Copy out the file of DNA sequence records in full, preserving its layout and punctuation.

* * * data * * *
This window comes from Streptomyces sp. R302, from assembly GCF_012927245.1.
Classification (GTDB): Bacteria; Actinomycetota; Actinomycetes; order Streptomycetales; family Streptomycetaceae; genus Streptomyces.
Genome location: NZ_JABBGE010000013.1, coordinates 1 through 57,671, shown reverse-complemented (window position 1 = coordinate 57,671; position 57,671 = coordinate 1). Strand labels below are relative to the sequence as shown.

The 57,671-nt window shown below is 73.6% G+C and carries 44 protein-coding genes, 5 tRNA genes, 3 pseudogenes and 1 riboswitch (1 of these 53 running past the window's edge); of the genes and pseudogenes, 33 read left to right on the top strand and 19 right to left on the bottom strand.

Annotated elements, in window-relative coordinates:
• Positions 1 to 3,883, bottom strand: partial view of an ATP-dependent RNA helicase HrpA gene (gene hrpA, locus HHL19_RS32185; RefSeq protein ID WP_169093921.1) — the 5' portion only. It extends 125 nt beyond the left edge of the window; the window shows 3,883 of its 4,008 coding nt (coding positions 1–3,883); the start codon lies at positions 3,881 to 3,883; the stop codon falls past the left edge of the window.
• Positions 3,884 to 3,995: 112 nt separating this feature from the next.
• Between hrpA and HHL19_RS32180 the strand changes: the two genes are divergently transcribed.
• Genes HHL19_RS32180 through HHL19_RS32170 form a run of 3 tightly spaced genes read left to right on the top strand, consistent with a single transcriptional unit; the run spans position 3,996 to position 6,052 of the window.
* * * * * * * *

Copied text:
This window comes from Streptomyces sp. R302, from assembly GCF_012927245.1.
Classification (GTDB): Bacteria; Actinomycetota; Actinomycetes; order Streptomycetales; family Streptomycetaceae; genus Streptomyces.
Genome location: NZ_JABBGE010000013.1, coordinates 1 through 57,671, shown reverse-complemented (window position 1 = coordinate 57,671; position 57,671 = coordinate 1). Strand labels below are relative to the sequence as shown.

The 57,671-nt window shown below is 73.6% G+C and carries 44 protein-coding genes, 5 tRNA genes, 3 pseudogenes and 1 riboswitch (1 of these 53 running past the window's edge); of the genes and pseudogenes, 33 read left to right on the top strand and 19 right to left on the bottom strand.

Annotated elements, in window-relative coordinates:
• Positions 1 to 3,883, bottom strand: partial view of an ATP-dependent RNA helicase HrpA gene (gene hrpA, locus HHL19_RS32185; RefSeq protein ID WP_169093921.1) — the 5' portion only. It extends 125 nt beyond the left edge of the window; the window shows 3,883 of its 4,008 coding nt (coding positions 1–3,883); the start codon lies at positions 3,881 to 3,883; the stop codon falls past the left edge of the window.
• Positions 3,884 to 3,995: 112 nt separating this feature from the next.
• Between hrpA and HHL19_RS32180 the strand changes: the two genes are divergently transcribed.
• Genes HHL19_RS32180 through HHL19_RS32170 form a run of 3 tightly spaced genes read left to right on the top strand, consistent with a single transcriptional unit; the run spans position 3,996 to position 6,052 of the window.